It is not merely that people are in various stages of learning or in different departments, different philosophical aspects, such as epistemology or ontology, nor the worn-out continental and analytical traditions. It is that there are two different manners of enacting, appropriating and elucidating philosophical problems as well as solutions, and the assumption that these two arenas can cross-communicate is creating a situation of philosophy that we can rightly call miscommunication, or just plain, no communication. (see Leotard, Badiou and as well as a few others who grapple with this same problem, but who were, frankly, not able to enact or accompany the ‘impossible’ solution. Laruelle may be the only one who actually takes a chance – but there are probably others). The assumption that the discrepancy can be overcome is a categorical error that is enacted due to the traditional modern mode of philosophcial thinking, what we can loosely call Enlightenment thinking – but we might also loosely categorize these thinkers as those who view the failure of this Enlightenment to equate to The failure of civilization. And, in so much as we can also rightly understand modern and postmodern as complicit in the maintenance of a particular program of Enlightenment, it is then not too far off the mark to call the perpetuation of this enterprise post-postmodern, or just get un-theoretically honest, and call it Neo-modernism, a type of ages old effort of declining civilizations to rehash, and reinstate a dying ‘realism’ of yesteryear, a ‘return to the good old days’ of definite real truths (Realism).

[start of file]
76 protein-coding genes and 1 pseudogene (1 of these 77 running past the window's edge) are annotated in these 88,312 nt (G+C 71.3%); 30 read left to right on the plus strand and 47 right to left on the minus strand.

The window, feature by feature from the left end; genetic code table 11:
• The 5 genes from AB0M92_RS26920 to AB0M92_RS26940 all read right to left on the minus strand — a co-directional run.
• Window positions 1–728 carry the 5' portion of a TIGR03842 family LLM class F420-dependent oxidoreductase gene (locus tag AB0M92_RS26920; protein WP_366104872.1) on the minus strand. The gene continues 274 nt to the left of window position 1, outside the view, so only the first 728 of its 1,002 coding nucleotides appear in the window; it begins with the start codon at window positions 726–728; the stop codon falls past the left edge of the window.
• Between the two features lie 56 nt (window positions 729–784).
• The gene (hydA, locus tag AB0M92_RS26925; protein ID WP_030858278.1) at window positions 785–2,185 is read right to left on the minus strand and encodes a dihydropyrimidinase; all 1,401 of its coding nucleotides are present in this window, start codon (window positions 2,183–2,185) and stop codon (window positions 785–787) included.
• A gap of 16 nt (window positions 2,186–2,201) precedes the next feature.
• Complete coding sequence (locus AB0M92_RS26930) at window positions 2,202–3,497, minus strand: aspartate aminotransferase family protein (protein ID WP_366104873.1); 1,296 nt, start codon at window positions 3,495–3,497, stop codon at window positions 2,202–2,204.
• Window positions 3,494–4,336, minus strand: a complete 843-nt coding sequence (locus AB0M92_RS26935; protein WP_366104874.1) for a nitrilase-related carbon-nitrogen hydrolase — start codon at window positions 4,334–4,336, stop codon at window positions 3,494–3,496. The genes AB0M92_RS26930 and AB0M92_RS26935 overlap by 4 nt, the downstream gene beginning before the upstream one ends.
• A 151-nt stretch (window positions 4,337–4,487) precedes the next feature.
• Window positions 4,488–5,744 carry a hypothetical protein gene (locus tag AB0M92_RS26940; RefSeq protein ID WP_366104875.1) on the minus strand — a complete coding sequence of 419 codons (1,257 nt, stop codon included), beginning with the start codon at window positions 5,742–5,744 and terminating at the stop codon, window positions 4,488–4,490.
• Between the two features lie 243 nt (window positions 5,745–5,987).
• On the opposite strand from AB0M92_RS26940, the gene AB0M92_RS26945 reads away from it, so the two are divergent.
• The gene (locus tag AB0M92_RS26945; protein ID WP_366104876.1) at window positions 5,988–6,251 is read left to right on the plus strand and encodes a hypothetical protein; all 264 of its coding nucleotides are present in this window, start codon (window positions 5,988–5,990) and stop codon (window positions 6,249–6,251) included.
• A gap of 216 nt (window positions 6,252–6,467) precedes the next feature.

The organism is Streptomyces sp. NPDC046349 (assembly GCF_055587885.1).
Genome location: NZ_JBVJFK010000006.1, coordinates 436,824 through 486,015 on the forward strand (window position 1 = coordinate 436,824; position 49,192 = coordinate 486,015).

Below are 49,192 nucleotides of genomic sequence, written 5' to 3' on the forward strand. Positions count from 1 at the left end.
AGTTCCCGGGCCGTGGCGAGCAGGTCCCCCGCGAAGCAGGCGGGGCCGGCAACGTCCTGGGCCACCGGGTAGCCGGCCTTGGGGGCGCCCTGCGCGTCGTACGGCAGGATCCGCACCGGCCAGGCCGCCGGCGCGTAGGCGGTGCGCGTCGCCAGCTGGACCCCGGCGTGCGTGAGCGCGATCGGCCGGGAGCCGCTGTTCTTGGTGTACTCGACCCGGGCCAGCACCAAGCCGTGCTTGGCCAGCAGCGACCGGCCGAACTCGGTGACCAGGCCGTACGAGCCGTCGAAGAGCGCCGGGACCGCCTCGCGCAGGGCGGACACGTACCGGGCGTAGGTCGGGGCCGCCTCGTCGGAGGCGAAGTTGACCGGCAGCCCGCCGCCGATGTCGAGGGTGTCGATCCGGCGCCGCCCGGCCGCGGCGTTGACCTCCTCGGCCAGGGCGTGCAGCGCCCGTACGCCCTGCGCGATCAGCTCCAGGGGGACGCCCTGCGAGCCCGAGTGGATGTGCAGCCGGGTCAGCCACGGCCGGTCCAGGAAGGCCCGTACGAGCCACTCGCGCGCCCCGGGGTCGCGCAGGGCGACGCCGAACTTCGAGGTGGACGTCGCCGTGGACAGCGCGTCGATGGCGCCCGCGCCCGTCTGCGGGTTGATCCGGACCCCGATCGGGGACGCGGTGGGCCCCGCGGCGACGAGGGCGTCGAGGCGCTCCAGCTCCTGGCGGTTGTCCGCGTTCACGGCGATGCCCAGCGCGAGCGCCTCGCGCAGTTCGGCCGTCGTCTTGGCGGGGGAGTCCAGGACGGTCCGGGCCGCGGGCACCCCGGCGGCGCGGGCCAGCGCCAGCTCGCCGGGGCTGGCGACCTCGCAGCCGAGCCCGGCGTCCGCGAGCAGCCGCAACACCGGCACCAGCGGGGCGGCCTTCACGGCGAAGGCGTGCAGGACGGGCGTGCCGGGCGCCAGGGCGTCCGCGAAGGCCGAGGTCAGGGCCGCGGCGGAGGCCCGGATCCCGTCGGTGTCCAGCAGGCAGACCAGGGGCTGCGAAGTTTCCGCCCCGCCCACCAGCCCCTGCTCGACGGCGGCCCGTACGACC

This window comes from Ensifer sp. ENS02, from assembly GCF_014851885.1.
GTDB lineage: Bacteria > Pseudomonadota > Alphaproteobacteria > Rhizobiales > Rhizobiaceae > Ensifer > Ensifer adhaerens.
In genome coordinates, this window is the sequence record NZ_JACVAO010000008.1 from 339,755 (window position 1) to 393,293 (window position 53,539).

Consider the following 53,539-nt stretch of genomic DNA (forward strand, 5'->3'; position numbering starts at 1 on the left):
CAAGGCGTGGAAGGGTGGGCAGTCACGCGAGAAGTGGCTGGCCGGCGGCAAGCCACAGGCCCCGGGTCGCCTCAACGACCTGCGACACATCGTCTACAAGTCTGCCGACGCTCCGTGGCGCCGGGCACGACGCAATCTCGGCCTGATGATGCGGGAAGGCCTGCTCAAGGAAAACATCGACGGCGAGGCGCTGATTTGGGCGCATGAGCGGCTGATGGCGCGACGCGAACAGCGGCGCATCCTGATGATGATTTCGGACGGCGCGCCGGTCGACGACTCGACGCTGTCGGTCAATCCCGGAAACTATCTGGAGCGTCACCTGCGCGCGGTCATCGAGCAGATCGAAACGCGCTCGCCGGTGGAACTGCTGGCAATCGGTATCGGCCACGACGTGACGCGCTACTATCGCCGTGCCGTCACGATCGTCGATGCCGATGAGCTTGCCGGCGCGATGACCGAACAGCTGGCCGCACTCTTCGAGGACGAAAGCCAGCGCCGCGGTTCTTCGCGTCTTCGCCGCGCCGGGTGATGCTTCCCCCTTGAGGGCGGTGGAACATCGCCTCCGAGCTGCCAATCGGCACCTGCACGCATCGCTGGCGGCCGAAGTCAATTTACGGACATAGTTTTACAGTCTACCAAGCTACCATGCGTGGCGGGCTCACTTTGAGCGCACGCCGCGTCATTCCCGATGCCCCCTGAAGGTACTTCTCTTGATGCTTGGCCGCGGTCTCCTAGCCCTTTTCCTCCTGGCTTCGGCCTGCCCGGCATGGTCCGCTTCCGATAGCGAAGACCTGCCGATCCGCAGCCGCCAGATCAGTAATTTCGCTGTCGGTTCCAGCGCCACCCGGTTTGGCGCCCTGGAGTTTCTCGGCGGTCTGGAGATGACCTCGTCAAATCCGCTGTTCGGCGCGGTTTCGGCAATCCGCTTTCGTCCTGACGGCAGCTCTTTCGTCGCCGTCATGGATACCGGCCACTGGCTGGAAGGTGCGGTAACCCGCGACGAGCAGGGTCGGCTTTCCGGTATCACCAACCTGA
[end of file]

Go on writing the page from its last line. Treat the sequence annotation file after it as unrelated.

But did we ever really stop moving forward ? Re-read (or read) “The Postmodern Condition” again and tell me if Leotard was not situating things in light of techne. Is it any wonder that a certain Realist has attempted a discussion about over- and under-determinations? Despite how short those discussions may extend, various truths about the ability and function of human consciousness must always show itself in time even if through different frequencies and angles. We are caught in a technical motion that has little to do with how we constitute our state of Being: The State is known, that is how, logistically, we are able to interact with technology the way we do. The various issues of consciousness are now inseparable from our technical world (if they were ever understood as separate). Any argument to the contrary is nearly superfluous (if not different).


This is not bleak; it is not an apocalyptic prophecy. Such gloom and doom are from the “prophets of the old Testament” projecting their dismay on the manner by which they only have to make a (dishonest) living (in the production of “honest” theory). They misunderstand reality; they are caught in a kind of upside-down ‘hope’ (faith), a kind of transcendental yearning for a ontological justification of a religious affect.